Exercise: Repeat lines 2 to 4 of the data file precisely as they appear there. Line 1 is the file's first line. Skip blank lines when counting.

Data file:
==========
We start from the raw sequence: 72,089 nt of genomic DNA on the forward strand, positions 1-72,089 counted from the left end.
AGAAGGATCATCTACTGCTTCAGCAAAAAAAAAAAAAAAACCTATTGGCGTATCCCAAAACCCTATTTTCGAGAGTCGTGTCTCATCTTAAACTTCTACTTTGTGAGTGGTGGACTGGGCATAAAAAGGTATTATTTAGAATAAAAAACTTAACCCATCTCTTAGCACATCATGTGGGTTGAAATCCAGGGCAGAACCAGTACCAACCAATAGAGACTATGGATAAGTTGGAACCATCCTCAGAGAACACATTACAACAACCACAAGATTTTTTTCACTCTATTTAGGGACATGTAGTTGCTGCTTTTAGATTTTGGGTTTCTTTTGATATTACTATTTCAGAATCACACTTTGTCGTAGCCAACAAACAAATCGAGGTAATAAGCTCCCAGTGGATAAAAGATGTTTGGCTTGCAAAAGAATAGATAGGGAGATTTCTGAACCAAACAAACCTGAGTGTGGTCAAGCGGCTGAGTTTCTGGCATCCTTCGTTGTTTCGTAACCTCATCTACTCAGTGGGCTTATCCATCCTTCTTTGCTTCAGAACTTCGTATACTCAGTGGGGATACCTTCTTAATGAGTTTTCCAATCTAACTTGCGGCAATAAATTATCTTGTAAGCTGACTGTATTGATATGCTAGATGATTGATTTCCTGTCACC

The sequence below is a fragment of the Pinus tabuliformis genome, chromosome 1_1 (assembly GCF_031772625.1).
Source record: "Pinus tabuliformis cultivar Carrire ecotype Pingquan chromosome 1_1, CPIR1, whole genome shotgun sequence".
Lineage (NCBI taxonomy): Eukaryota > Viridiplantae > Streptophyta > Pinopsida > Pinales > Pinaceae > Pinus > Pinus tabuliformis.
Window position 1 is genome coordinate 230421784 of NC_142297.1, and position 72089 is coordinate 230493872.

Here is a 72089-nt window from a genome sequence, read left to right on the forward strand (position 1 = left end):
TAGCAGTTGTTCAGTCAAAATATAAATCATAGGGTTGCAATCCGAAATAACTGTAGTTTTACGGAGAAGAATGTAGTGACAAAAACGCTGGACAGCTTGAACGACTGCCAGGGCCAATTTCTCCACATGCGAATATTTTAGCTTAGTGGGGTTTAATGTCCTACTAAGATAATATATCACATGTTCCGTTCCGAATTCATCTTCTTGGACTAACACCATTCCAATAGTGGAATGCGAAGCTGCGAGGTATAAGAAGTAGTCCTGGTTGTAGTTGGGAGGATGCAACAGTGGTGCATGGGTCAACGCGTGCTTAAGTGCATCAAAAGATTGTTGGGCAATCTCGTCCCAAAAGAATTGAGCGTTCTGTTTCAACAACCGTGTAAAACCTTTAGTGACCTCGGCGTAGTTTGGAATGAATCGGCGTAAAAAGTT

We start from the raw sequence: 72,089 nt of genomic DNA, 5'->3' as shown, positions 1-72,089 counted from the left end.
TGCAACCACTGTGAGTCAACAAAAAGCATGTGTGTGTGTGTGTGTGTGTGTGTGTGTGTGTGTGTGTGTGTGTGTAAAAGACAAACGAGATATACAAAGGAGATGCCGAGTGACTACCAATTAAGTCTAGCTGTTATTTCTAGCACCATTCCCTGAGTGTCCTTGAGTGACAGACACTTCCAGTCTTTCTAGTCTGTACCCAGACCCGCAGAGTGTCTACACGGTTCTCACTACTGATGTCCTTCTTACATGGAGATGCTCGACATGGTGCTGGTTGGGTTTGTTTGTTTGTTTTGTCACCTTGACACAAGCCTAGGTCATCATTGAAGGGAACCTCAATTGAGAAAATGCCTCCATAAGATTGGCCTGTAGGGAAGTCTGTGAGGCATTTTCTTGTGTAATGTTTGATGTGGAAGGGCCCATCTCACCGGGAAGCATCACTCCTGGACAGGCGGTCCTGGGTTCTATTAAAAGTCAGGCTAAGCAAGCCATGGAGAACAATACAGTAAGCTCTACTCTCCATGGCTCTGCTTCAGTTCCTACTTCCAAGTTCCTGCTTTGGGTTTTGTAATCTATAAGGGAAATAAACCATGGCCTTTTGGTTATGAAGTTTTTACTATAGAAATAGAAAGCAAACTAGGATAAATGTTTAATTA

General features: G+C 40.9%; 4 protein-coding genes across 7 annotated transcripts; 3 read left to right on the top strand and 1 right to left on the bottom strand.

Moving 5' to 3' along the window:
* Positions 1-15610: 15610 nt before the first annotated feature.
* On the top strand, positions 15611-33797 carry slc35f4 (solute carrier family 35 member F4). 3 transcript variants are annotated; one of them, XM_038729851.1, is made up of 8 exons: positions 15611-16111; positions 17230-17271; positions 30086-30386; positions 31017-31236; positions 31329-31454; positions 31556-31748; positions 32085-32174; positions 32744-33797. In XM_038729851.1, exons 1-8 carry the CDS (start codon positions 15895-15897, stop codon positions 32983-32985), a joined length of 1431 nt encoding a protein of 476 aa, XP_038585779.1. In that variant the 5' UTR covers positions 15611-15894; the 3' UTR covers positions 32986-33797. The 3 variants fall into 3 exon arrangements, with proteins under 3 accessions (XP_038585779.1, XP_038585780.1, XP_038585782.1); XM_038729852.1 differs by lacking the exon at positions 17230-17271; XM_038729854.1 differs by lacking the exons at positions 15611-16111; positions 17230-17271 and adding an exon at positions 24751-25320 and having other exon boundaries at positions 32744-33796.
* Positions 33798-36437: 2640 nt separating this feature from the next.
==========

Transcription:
AGAAGGATCATCTACTGCTTCAGCAAAAAAAAAAAAAAAACCTATTGGCGTATCCCAAAACCCTATTTTCGAGAGTCGTGTCTCATCTTAAACTTCTACTTTGTGAGTGGTGGACTGGGCATAAAAAGGTATTATTTAGAATAAAAAACTTAACCCATCTCTTAGCACATCATGTGGGTTGAAATCCAGGGCAGAACCAGTACCAACCAATAGAGACTATGGATAAGTTGGAACCATCCTCAGAGAACACATTACAACAACCACAAGATTTTTTTCACTCTATTTAGGGACATGTAGTTGCTGCTTTTAGATTTTGGGTTTCTTTTGATATTACTATTTCAGAATCACACTTTGTCGTAGCCAACAAACAAATCGAGGTAATAAGCTCCCAGTGGATAAAAGATGTTTGGCTTGCAAAAGAATAGATAGGGAGATTTCTGAACCAAACAAACCTGAGTGTGGTCAAGCGGCTGAGTTTCTGGCATCCTTCGTTGTTTCGTAACCTCATCTACTCAGTGGGCTTATCCATCCTTCTTTGCTTCAGAACTTCGTATACTCAGTGGGGATACCTTCTTAATGAGTTTTCCAATCTAACTTGCGGCAATAAATTATCTTGTAAGCTGACTGTATTGATATGCTAGATGATTGATTTCCTGTCACC

The sequence below is a fragment of the Pinus tabuliformis genome, chromosome 1_1 (assembly GCF_031772625.1).
Source record: "Pinus tabuliformis cultivar Carrire ecotype Pingquan chromosome 1_1, CPIR1, whole genome shotgun sequence".